# Radial Acceleration in Polar/Cylindrical Coordinates

My question is why isn't the radial component er of acceleration in cylindrical coords simply r'' ?
If r'' is the rate at which the rate of change of position is changing in the radial direction, wouldn't that make it the radial acceleration? I.e, the acceleration of the radius is the acceleration in the radial direction, no?

## Answers and Replies

BvU
Homework Helper
Hi Brandon,

If you can say it isn't, you can provide the other contribution(s). Which of them don't you understand ?

Hi Brandon,

If you can say it isn't, you can provide the other contribution(s). Which of them don't you understand ?
I'm basing this off the equation for acceleration in cylindrical coords: ar = r''-r*θ'2

Chestermiller
Mentor
I'm basing this off the equation for acceleration in cylindrical coords: ar = r''-r*θ'2
You are aware that acceleration is the rate of change of the velocity vector with respect to time, right? And vectors have both magnitude and direction, right? And, even if the magnitude of a vector is constant, its direction can be changing, and this contributes to the acceleration, correct?

You are aware that acceleration is the rate of change of the velocity vector with respect to time, right? And vectors have both magnitude and direction, right? And, even if the magnitude of a vector is constant, its direction can be changing, and this contributes to the acceleration, correct?
Ignoring your pedantic and condescending tone, yes I am aware of these facts. As you can see in my post if you actually read it, I refer to r'' as the rate at which the rate is changing. In cylindrical coords the velocity vector along the radius is always in the r direction. If you have nothing to add please go away.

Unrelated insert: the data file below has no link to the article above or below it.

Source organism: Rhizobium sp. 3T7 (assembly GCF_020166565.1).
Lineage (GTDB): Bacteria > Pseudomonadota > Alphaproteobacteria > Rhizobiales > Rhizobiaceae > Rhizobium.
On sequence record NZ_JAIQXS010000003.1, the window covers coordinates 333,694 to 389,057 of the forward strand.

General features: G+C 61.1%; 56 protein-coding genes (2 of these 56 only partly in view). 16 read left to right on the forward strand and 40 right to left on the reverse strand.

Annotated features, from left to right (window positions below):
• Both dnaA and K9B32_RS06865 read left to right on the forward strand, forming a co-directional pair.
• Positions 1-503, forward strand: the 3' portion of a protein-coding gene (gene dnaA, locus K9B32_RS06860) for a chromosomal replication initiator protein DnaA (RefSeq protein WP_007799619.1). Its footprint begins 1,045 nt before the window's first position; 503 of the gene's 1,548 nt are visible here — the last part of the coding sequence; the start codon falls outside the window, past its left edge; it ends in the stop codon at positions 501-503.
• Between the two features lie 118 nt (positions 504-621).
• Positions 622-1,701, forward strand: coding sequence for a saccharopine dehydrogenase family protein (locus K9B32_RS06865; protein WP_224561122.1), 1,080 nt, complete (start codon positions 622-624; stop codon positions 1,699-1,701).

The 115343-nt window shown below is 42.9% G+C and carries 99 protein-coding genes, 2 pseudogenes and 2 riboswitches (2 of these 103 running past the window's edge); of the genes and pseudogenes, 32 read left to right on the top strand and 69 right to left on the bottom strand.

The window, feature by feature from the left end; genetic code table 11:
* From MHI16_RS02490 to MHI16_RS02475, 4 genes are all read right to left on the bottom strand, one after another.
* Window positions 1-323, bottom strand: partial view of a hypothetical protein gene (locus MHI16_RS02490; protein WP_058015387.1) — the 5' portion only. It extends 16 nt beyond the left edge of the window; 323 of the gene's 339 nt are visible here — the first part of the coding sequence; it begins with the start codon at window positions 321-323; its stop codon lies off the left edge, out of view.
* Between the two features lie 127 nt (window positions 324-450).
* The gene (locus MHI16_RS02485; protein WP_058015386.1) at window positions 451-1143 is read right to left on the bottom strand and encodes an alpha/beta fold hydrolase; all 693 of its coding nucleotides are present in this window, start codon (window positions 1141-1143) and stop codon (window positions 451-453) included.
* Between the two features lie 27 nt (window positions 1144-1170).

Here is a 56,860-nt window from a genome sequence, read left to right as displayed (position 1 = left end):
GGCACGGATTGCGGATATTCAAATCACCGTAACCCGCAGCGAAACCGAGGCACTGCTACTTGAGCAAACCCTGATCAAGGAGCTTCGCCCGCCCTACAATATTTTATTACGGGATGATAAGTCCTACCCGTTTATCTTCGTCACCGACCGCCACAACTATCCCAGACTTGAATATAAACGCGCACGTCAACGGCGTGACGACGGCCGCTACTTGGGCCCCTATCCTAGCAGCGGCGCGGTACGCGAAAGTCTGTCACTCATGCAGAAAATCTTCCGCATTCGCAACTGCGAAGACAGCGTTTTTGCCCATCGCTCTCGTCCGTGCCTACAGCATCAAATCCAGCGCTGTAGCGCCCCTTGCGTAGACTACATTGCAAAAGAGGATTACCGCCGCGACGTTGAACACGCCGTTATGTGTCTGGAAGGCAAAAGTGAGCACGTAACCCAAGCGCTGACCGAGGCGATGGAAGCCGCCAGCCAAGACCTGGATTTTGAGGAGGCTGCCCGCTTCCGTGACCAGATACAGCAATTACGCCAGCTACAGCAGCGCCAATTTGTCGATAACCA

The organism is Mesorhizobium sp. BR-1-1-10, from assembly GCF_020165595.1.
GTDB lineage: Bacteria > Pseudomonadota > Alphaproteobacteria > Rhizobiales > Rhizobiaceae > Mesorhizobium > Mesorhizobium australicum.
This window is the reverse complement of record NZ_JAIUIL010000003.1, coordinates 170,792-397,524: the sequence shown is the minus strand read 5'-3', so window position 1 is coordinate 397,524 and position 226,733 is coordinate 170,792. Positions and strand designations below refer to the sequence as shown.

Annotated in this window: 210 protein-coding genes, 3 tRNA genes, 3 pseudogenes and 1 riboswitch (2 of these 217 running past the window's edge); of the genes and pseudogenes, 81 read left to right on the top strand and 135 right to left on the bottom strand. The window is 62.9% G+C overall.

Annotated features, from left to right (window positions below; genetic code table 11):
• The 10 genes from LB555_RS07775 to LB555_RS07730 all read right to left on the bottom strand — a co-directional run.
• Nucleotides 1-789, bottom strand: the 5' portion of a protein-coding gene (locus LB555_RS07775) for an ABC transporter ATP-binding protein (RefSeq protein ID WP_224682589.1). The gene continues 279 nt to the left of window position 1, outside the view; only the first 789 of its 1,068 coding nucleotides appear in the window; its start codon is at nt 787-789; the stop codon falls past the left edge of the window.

Chestermiller
Mentor
Ignoring your pedantic and condescending tone, yes I am aware of these facts. As you can see in my post if you actually read it, I refer to r'' as the rate at which the rate is changing. In cylindrical coords the velocity vector along the radius is always in the r direction. If you have nothing to add please go away.
If you understand all this, then it isn't clear (at least to me) why you think that the acceleration in the radial direction should only be r''. Can you please explain in more detail? And please forgive me for my earlier insulting tone. I promise to be more respectful.

If you understand all this, then it isn't clear (at least to me) why you think that the acceleration in the radial direction should only be r''. Can you please explain in more detail? And please forgive me for my earlier insulting tone. I promise to be more respectful.
Okay here's my thought process:
The radial position is r.
The second time derivative of position is acceleration.
Then if the second time derivative of the radial position is r''
Then shouldn't the acceleration of the radial component of position be r''?

Chestermiller
Mentor
In cylindrical coordinates, the position vector from the origin to an arbitrary location is given by: